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Set of silver 'apostle' spoons

Two spoons from the set

  • Three spoons from the set

    Three spoons from the set

 

Length: 19.500 cm (approx.)

Purchased with the aid of a grant from the National Heritage Memorial Fund

M&ME 1981,7-1,1-13

Room 46: Europe 1400-1800

    Set of silver 'apostle' spoons

    From London, England, AD 1536-37

    The bowls of each engraved with the sacred monogram 'IHS' for Jesus

    The top of each handle is modelled with a figure of one of Christ's Apostles. Sometimes the spoons were made in sets of thirteen, one for each of the twelve apostles and the thirteenth with the figure of Christ. This set has a figure of the Virgin Mary on the thirteenth spoon. The Apostles are: St Peter, St John, St James the Greater, St James the Less, St Thomas, St Matthew, St Matthias, St Bartholomew, St Jude and St Paul. This set is one of only two sets of early Tudor Apostle spoons made by a single maker to have survived complete.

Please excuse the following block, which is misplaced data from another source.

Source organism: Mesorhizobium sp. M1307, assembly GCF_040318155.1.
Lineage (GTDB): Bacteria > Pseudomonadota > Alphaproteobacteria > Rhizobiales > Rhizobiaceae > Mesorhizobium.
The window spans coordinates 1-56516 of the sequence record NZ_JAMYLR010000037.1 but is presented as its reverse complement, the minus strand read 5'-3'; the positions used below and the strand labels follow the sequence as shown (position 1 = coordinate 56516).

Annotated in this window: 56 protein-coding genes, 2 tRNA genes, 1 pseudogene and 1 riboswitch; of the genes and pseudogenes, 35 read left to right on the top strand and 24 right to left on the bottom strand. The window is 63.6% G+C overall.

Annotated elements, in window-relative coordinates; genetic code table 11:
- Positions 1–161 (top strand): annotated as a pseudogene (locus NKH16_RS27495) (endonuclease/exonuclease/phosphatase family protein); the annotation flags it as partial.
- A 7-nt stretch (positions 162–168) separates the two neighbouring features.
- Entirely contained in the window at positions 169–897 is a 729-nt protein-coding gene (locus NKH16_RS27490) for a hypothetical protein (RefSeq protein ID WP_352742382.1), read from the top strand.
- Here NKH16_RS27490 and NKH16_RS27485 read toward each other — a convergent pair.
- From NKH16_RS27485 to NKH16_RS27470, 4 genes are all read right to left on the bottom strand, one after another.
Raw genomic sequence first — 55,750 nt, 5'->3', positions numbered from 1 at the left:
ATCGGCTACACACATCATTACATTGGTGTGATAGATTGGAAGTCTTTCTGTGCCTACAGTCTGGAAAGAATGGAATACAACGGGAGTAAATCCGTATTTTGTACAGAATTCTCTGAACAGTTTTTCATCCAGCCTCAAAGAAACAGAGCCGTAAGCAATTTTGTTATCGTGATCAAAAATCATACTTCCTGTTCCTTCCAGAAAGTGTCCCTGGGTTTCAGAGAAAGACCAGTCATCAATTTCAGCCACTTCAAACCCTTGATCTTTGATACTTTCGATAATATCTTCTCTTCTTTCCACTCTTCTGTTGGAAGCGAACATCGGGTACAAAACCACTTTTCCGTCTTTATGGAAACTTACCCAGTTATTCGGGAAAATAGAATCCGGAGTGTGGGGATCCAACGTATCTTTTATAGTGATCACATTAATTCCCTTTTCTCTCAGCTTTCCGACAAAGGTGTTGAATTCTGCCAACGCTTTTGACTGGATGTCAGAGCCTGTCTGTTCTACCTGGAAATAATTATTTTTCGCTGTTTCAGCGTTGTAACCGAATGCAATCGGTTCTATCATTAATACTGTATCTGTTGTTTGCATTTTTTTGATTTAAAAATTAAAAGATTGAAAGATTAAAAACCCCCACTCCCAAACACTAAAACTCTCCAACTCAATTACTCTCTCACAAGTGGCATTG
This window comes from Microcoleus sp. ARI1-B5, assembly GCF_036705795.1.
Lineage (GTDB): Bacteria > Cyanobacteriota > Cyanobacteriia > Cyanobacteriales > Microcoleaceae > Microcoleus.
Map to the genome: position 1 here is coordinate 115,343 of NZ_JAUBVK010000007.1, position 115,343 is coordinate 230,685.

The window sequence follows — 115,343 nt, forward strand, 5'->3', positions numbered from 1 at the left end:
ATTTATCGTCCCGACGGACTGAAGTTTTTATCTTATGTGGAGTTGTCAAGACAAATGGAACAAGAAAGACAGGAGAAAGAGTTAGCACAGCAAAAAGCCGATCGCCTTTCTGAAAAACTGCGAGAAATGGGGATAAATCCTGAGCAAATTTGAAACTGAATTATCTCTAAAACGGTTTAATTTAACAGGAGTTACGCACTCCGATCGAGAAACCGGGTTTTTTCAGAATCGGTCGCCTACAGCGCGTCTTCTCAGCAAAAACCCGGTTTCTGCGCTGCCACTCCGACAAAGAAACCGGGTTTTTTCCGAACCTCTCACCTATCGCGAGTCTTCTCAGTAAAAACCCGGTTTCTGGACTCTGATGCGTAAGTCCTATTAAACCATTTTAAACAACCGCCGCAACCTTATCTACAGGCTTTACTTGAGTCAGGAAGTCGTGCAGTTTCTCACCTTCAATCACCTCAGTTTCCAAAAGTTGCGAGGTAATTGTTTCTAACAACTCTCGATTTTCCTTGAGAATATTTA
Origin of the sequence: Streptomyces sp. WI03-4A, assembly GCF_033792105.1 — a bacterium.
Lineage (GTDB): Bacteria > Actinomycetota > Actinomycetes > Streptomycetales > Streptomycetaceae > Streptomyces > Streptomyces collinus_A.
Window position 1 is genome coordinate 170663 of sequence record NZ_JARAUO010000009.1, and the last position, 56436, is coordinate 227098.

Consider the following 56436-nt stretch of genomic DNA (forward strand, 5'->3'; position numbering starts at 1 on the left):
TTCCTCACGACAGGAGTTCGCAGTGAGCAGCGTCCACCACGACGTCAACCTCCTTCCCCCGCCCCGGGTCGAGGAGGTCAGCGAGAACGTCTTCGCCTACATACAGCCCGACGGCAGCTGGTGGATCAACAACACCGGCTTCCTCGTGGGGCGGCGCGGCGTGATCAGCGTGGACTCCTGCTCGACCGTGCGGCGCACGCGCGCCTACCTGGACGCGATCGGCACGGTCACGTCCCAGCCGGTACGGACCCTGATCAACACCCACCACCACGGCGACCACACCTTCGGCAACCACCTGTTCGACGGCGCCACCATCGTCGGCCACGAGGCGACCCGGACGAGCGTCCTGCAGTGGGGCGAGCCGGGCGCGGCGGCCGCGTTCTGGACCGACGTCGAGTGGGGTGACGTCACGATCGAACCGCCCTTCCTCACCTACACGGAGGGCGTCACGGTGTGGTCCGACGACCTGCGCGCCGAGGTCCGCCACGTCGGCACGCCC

In England in the sixteenth century wealthy gentry and merchants could afford to have silver items for their personal use. These would include domestic pieces for dining, such as spoons, flagons and cups, as well as items for religious use, such as chalices and patens. Some dining silver was decorated with religious motifs and inscriptions; Apostle spoons symbolize the Last Supper of Christ in the company of the Apostles. Apostle spoons were especially popular in England, but were also found in large numbers in Germany.

    T. Wilson, 'Spoons with a taste of history', British Museum Society Bulleti, 46 (July 1984), pp. 24-26

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    On display: Room 46: Europe 1400-1800

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